Wednesday, November 09, 2005

Arnie's right turn: wrong

Yesterday's elections may or may not prove to be the indicators of Democratic ascension that the most hopeful among us may wish them to be.

The governorships of New Jersey and Virginia merely stayed in Democratic hands, and its no news that they hate gays in Texas, and don't in Maine.

To my mind, though, the slate of Schwarzenegger backed propositions resoundingly defeated should serve as a wake up call to moderate Republicans, as well as anyone that thinks business as usual is good enough.

Wapo columnist and SoCal native Harold Meyerson has the call:

LOS ANGELES -- Arnold Schwarzenegger's nine mad months of governing Democratic California as a partisan Republican came to the most predictable of unhappy endings here on Tuesday. Each of the four ballot measures he inflicted on voters in his special election lost decisively -- his spending-limit proposal tanking by 24 percent, and his measure to curb the clout of public-sector unions (Proposition 75) by 7 percent. The mystery of this election is what on earth Schwarzenegger could have been thinking: No comparable elected official in recent memory has picked a fight so gratuitously and come out of it so beat up.

Back in January Schwarzenegger's approval rating stood at 62 percent in the Public Policy Institute of California's poll. Then, in short order, he called for axing the pensions of the state's public employees, which would have eliminated the survivor benefits for widows and orphans of police officers and firefighters. He tried to stall the implementation of a law mandating a nurse-to-patient ratio in hospitals and attacked the nurses' union as a special interest. He reneged on a commitment to restore funding for the state's schools. He went after the public employees unions by backing Proposition 75. And the sky fell on him.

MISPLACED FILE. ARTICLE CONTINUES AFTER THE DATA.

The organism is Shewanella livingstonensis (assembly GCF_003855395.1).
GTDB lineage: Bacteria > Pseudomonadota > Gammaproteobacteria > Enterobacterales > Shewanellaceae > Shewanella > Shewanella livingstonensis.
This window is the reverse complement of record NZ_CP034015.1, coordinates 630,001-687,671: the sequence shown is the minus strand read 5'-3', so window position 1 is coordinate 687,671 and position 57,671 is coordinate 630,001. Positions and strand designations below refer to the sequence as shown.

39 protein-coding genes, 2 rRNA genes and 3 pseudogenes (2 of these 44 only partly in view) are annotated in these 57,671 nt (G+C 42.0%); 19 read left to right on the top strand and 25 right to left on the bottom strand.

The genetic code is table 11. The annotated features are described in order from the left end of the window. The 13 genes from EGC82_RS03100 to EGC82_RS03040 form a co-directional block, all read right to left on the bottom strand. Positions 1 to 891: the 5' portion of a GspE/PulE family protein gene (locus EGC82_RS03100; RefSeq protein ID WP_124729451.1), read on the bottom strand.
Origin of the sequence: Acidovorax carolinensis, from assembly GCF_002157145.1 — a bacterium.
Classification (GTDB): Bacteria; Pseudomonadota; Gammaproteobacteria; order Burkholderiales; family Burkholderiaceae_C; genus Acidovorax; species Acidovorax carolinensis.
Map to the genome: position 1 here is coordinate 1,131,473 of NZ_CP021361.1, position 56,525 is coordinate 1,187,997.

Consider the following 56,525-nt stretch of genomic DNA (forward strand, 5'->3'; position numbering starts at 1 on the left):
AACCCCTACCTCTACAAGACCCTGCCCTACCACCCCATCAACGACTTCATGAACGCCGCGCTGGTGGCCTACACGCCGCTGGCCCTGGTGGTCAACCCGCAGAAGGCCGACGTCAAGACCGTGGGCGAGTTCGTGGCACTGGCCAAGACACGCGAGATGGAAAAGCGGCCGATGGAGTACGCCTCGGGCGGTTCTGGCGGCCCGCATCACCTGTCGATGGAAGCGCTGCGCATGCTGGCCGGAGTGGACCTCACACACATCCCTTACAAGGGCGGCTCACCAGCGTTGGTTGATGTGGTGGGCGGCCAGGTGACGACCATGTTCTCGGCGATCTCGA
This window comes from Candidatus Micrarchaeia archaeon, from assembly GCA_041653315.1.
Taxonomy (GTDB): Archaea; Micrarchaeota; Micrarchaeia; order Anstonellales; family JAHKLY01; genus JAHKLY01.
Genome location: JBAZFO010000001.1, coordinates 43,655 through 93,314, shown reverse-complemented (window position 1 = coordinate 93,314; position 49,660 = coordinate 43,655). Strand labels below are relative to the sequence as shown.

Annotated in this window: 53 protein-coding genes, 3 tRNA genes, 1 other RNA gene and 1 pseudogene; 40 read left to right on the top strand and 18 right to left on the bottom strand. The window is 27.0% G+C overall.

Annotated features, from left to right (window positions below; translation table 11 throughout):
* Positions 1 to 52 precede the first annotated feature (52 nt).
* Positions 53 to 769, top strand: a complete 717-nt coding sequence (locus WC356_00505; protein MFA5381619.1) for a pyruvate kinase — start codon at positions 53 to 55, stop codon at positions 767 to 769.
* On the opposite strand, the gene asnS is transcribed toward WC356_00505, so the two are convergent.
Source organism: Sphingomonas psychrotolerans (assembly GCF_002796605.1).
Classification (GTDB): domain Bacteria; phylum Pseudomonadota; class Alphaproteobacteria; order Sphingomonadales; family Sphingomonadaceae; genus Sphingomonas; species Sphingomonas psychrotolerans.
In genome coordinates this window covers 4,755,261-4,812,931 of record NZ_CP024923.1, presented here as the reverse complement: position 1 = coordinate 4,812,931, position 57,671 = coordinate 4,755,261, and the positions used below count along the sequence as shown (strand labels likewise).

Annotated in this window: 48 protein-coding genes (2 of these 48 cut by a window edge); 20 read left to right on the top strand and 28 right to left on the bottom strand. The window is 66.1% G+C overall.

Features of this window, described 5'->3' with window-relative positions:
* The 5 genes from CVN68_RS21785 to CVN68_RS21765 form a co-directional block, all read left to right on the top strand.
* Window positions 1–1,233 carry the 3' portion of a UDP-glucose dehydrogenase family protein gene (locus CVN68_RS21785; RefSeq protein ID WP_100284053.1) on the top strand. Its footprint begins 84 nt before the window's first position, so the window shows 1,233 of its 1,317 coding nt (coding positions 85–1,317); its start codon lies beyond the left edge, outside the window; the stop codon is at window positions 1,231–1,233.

California's unions produced a torrent of advertising that featured cops, nurses, teachers and firefighters condemning the governor. They revved up the most effective Democratic voter mobilization operation in the nation. When they were done, not only did the governor's propositions fail but his approval rating in the most recent PPIC poll collapsed to a Bushian 35 percent.

"Arnold's mistake was to try to leverage his popularity to advance the Republican platform, which doesn't have much support in California," the state's Democratic Assembly speaker, Fabian Nez, remarked a few days before the vote. "The Republicans see him as a vehicle to move their agenda, and he's done that rather than try to enlarge their agenda."

My belief is that all the national recognition Arnold received during the 2004 election cycle, coupled with a megastar/politician's ego served only to betray him.

From his primetime speech at the GOP convention to his last minute pro-Bush campaign stop in Ohio, to all those rumblings about amending the constitution to allow a foreign-born citizen from, say, Austria for example, to run for president, the GOP spinmeisters were putting Arnold out there as the popular, moderate face of a party whose core beliefs make them neither.

Arnold fell into the novice politician's trap, he began to believe his own party's propaganda,

And so it was, that after a year of successful moderation, a year of reaching across the aisle to alleviate California's budget crisis and shore up its sinking disability insurance system, the Governator began harboring national ambitions.

When that happens in the modern GOP (a truly oxymoronic phrasing indeed) a moderate must turn hard right.

And so Arnold started calling Democratic legislators "girly-men", and threatened to kick nurses' butts (a truly tin-eared thing for the "Gropinator" to say).

As it turns out though, even Arnold's legendary personal charm was not sufficient to overcome the despicable nature of his right-wing agenda, not with the moderate Californians who were largely responsible for his election.

Thus Arnold represents the dilemma currently facing any moderate Republican who would seek a national leadership position: by appeasing the party's wingnut base they will alienate the moderate masses who remain the key to longterm electoral strength in this country.

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